Distribution: Africa, Europe, Asia east of Pakistan and Australia.

THE BOMBAY LOCUST, Patanga succincta L.

Host: This is a polyphagous pest. The species is found among tall sedge grass (Cyperus tuberosus).

Damage: Damages crops by defoliation.

Life history: Life cycle is similar to the previous two species with the following differences: Egg incubation period is 34 days in July-August. Nymphal instars 7-9 and the nymphal period is 56 days. Adults that emerge in September-October undergo diapause and do not mature till June-July. Therefore there is only one generation per year in this species. Adult is attenuate, with an acute ventral tubercle. There are prominent yellowish stripes laterally on pronotum and on the elytra, which also have oblique dark markings.

Distribution: The species is distributed in India, Sri Lanka and Malaya. In India its distribution extends from Gujarat to Madras and has also been recorded from Rajasthan and Madhya Pradesh.


As the locusts breed in the inaccessible areas of deserts and migrate long distances to cause damage in countries where they do not breed, it is necessary to undertake international cooperative measures and constant surveillance to keep them under check. In view of this fact, United Nation’s special fund for desert locust was established by FAO in 1959 and International Locust Research Centre was set up in London in 1960.

In India Central Anti Locust Organisation (CALO) was established in 1939 to keep a constant vigil by undertaking periodic surveys and issue warnings. Now this organisation is called Locust Warning Organisation (LWO). It has centres in every state called State Anti Locust Organisation (SALO), which keep a vigil on locust breeding in their areas.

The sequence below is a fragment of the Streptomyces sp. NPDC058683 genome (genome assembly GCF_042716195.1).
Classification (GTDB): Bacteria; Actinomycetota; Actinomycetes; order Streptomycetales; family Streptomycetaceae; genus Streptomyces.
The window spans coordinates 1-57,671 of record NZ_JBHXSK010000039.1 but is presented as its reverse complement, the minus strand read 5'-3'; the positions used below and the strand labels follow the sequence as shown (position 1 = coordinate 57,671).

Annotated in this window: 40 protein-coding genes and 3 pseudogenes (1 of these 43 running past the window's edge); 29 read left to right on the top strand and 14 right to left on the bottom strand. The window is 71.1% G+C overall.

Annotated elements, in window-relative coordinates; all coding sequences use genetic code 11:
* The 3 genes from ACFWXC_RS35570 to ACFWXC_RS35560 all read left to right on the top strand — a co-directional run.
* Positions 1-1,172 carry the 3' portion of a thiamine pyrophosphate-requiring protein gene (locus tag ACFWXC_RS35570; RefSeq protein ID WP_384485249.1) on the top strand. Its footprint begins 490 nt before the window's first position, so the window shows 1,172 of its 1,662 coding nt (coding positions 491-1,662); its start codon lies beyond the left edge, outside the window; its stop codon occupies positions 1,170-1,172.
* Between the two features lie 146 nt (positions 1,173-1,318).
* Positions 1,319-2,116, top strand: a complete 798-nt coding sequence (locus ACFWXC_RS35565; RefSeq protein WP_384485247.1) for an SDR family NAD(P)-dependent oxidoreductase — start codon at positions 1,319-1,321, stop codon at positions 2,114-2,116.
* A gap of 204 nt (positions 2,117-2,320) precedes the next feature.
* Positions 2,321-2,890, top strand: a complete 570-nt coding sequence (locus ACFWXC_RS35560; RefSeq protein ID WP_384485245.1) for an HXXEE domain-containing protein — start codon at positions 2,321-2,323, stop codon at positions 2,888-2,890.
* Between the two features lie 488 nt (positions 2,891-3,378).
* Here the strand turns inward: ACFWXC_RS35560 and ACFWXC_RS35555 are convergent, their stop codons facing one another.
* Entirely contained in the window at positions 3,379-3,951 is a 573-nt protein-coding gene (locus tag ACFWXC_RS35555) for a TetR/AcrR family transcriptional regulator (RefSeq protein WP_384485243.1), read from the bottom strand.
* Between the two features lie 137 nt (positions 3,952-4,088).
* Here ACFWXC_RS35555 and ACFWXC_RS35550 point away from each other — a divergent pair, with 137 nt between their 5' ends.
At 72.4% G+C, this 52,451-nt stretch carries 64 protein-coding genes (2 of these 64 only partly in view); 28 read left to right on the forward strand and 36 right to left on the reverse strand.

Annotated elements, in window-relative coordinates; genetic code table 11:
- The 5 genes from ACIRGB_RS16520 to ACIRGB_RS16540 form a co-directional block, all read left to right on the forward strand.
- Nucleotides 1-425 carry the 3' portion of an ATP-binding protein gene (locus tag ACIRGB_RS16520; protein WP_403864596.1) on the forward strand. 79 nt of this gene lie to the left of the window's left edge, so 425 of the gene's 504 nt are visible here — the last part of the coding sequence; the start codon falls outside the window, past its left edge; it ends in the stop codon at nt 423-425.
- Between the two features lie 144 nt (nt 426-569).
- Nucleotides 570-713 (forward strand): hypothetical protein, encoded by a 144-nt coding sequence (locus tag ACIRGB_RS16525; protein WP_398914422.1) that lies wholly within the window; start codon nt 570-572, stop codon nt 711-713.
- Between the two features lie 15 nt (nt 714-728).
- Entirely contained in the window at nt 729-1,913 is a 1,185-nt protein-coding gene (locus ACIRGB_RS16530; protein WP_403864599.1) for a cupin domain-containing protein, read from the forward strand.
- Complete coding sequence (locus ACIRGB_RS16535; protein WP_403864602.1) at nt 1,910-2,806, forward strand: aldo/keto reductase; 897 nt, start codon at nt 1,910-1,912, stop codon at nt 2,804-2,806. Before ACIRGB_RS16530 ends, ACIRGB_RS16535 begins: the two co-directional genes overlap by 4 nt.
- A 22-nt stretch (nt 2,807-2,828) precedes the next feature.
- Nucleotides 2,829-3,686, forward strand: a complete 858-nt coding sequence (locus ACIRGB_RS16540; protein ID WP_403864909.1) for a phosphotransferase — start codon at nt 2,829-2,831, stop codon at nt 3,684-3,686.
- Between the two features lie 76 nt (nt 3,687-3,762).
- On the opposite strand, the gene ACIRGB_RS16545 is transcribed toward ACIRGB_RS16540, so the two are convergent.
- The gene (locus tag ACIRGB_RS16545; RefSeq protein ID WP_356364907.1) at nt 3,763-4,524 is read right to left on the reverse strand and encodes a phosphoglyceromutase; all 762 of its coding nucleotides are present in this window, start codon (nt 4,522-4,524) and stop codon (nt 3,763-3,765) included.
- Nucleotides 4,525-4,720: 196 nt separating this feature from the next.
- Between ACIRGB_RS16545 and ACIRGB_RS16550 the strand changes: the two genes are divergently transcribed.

Prevention of swarm building in the breeding areas: This is a very important area taken care of by FAO. Constant surveillance is kept at the known breeding sites and quick action is taken when large scale breeding and swarm building is recorded.

Control at the egg stage.  Eggs are destroyed by digging, ploughing, flooding and by chemical treatment of the soil. Digging exposes the eggs to direct sunrays and heat and to the predators and checks the population right in the beginning.

Control at the hopper stage. As the hoppers start congregating and basking in the sun, they can be controlled by burning them using flame-throwers. Trenching can be dug around the marching hoppers so that they fall in them and die. Aerial spraying or dusting or barrier spraying the breeding areas with Dieldrin, Aldrin, BHC, Carbaryl or Methyl Parathion kills the hoppers before they can build up into a sizable population to develop into swarms.

Control at adult stage.  Control of adults in the breeding areas demands same measures as for the nymphs but they can be easily killed by spraying on them in the night when they are resting on the vegetation.

Annihilation of locust swarms and protection of crops. Generally it is impossible to save the crops from marauding swarms but some relief can be obtained by undertaking the following measures.

Air to air spraying on migrating swarms by using aeroplanes kills a large number of them but the number is so large that enough are left to cause damage to the crops.

Repellents such as 1% suspension of neem seed kernel oil if sprayed on the crop provide protection for three weeks.

Spraying insecticides on resting swarms in the night or early in the morning before take off kills large number of locusts. However, organising these control measures generally becomes difficult as the locusts can migrate very fast and in unexpected directions.